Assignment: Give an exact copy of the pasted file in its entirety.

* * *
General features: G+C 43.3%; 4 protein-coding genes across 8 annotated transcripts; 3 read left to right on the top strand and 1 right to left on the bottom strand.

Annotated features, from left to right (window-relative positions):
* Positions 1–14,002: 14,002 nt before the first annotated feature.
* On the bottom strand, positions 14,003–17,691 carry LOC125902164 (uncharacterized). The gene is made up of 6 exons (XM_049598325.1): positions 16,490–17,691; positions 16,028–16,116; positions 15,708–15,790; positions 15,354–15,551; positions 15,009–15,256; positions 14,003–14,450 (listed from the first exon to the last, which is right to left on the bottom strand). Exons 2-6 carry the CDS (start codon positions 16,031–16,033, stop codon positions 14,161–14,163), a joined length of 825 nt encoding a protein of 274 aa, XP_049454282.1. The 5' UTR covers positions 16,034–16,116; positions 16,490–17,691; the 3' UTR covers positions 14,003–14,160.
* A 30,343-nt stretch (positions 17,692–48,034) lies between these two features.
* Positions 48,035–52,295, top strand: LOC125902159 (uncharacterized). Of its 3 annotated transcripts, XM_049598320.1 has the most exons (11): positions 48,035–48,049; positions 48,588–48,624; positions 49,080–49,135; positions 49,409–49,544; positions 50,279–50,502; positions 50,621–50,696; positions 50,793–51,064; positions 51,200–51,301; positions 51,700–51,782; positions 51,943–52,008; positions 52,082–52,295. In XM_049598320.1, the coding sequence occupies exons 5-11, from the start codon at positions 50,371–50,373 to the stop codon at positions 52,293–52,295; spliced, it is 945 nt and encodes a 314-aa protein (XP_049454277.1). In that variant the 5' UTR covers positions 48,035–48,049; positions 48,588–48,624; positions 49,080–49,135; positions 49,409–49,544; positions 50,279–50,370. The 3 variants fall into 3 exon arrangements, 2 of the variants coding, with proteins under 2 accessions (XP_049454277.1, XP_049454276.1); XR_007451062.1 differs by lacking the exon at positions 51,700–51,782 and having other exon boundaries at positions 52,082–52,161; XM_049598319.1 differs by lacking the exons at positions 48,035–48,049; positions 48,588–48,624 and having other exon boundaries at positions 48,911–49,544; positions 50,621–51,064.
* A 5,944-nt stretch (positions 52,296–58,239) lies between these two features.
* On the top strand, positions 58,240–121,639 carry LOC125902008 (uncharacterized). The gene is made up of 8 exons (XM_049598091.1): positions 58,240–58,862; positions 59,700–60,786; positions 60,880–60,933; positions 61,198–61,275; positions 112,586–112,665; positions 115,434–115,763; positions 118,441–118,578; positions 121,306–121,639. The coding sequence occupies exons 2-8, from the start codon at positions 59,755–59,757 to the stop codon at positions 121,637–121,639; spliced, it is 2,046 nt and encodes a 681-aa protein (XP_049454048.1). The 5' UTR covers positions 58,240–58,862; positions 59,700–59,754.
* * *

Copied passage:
General features: G+C 43.3%; 4 protein-coding genes across 8 annotated transcripts; 3 read left to right on the top strand and 1 right to left on the bottom strand.

Annotated features, from left to right (window-relative positions):
* Positions 1–14,002: 14,002 nt before the first annotated feature.
* On the bottom strand, positions 14,003–17,691 carry LOC125902164 (uncharacterized). The gene is made up of 6 exons (XM_049598325.1): positions 16,490–17,691; positions 16,028–16,116; positions 15,708–15,790; positions 15,354–15,551; positions 15,009–15,256; positions 14,003–14,450 (listed from the first exon to the last, which is right to left on the bottom strand). Exons 2-6 carry the CDS (start codon positions 16,031–16,033, stop codon positions 14,161–14,163), a joined length of 825 nt encoding a protein of 274 aa, XP_049454282.1. The 5' UTR covers positions 16,034–16,116; positions 16,490–17,691; the 3' UTR covers positions 14,003–14,160.
* A 30,343-nt stretch (positions 17,692–48,034) lies between these two features.
* Positions 48,035–52,295, top strand: LOC125902159 (uncharacterized). Of its 3 annotated transcripts, XM_049598320.1 has the most exons (11): positions 48,035–48,049; positions 48,588–48,624; positions 49,080–49,135; positions 49,409–49,544; positions 50,279–50,502; positions 50,621–50,696; positions 50,793–51,064; positions 51,200–51,301; positions 51,700–51,782; positions 51,943–52,008; positions 52,082–52,295. In XM_049598320.1, the coding sequence occupies exons 5-11, from the start codon at positions 50,371–50,373 to the stop codon at positions 52,293–52,295; spliced, it is 945 nt and encodes a 314-aa protein (XP_049454277.1). In that variant the 5' UTR covers positions 48,035–48,049; positions 48,588–48,624; positions 49,080–49,135; positions 49,409–49,544; positions 50,279–50,370. The 3 variants fall into 3 exon arrangements, 2 of the variants coding, with proteins under 2 accessions (XP_049454277.1, XP_049454276.1); XR_007451062.1 differs by lacking the exon at positions 51,700–51,782 and having other exon boundaries at positions 52,082–52,161; XM_049598319.1 differs by lacking the exons at positions 48,035–48,049; positions 48,588–48,624 and having other exon boundaries at positions 48,911–49,544; positions 50,621–51,064.
* A 5,944-nt stretch (positions 52,296–58,239) lies between these two features.
* On the top strand, positions 58,240–121,639 carry LOC125902008 (uncharacterized). The gene is made up of 8 exons (XM_049598091.1): positions 58,240–58,862; positions 59,700–60,786; positions 60,880–60,933; positions 61,198–61,275; positions 112,586–112,665; positions 115,434–115,763; positions 118,441–118,578; positions 121,306–121,639. The coding sequence occupies exons 2-8, from the start codon at positions 59,755–59,757 to the stop codon at positions 121,637–121,639; spliced, it is 2,046 nt and encodes a 681-aa protein (XP_049454048.1). The 5' UTR covers positions 58,240–58,862; positions 59,700–59,754.